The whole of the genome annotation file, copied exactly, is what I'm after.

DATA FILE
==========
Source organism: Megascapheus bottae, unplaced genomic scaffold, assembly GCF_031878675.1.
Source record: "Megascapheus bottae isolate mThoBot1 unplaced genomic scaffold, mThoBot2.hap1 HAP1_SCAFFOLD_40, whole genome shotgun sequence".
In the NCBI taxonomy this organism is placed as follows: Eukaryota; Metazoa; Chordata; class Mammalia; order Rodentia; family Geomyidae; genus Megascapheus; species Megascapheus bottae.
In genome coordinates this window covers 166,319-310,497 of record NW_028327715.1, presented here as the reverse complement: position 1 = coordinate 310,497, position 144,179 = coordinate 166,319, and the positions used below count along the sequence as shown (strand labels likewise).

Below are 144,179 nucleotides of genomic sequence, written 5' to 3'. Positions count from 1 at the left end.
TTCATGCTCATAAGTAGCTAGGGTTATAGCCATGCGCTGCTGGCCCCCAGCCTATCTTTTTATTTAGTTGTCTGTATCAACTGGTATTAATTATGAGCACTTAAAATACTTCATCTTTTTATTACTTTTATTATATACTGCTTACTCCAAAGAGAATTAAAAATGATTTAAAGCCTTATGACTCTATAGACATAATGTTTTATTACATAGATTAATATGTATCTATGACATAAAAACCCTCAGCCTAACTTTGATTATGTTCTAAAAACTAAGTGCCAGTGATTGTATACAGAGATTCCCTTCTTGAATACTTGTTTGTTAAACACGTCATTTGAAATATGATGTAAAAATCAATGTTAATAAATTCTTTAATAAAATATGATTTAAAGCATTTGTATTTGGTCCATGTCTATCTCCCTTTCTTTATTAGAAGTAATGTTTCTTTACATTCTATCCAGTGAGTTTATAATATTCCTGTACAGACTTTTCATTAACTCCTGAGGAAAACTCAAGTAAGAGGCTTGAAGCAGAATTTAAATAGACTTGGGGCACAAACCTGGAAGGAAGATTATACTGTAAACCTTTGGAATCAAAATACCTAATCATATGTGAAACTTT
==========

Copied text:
Source organism: Megascapheus bottae, unplaced genomic scaffold, assembly GCF_031878675.1.
Source record: "Megascapheus bottae isolate mThoBot1 unplaced genomic scaffold, mThoBot2.hap1 HAP1_SCAFFOLD_40, whole genome shotgun sequence".
In the NCBI taxonomy this organism is placed as follows: Eukaryota; Metazoa; Chordata; class Mammalia; order Rodentia; family Geomyidae; genus Megascapheus; species Megascapheus bottae.
In genome coordinates this window covers 166,319-310,497 of record NW_028327715.1, presented here as the reverse complement: position 1 = coordinate 310,497, position 144,179 = coordinate 166,319, and the positions used below count along the sequence as shown (strand labels likewise).

Below are 144,179 nucleotides of genomic sequence, written 5' to 3'. Positions count from 1 at the left end.
TTCATGCTCATAAGTAGCTAGGGTTATAGCCATGCGCTGCTGGCCCCCAGCCTATCTTTTTATTTAGTTGTCTGTATCAACTGGTATTAATTATGAGCACTTAAAATACTTCATCTTTTTATTACTTTTATTATATACTGCTTACTCCAAAGAGAATTAAAAATGATTTAAAGCCTTATGACTCTATAGACATAATGTTTTATTACATAGATTAATATGTATCTATGACATAAAAACCCTCAGCCTAACTTTGATTATGTTCTAAAAACTAAGTGCCAGTGATTGTATACAGAGATTCCCTTCTTGAATACTTGTTTGTTAAACACGTCATTTGAAATATGATGTAAAAATCAATGTTAATAAATTCTTTAATAAAATATGATTTAAAGCATTTGTATTTGGTCCATGTCTATCTCCCTTTCTTTATTAGAAGTAATGTTTCTTTACATTCTATCCAGTGAGTTTATAATATTCCTGTACAGACTTTTCATTAACTCCTGAGGAAAACTCAAGTAAGAGGCTTGAAGCAGAATTTAAATAGACTTGGGGCACAAACCTGGAAGGAAGATTATACTGTAAACCTTTGGAATCAAAATACCTAATCATATGTGAAACTTT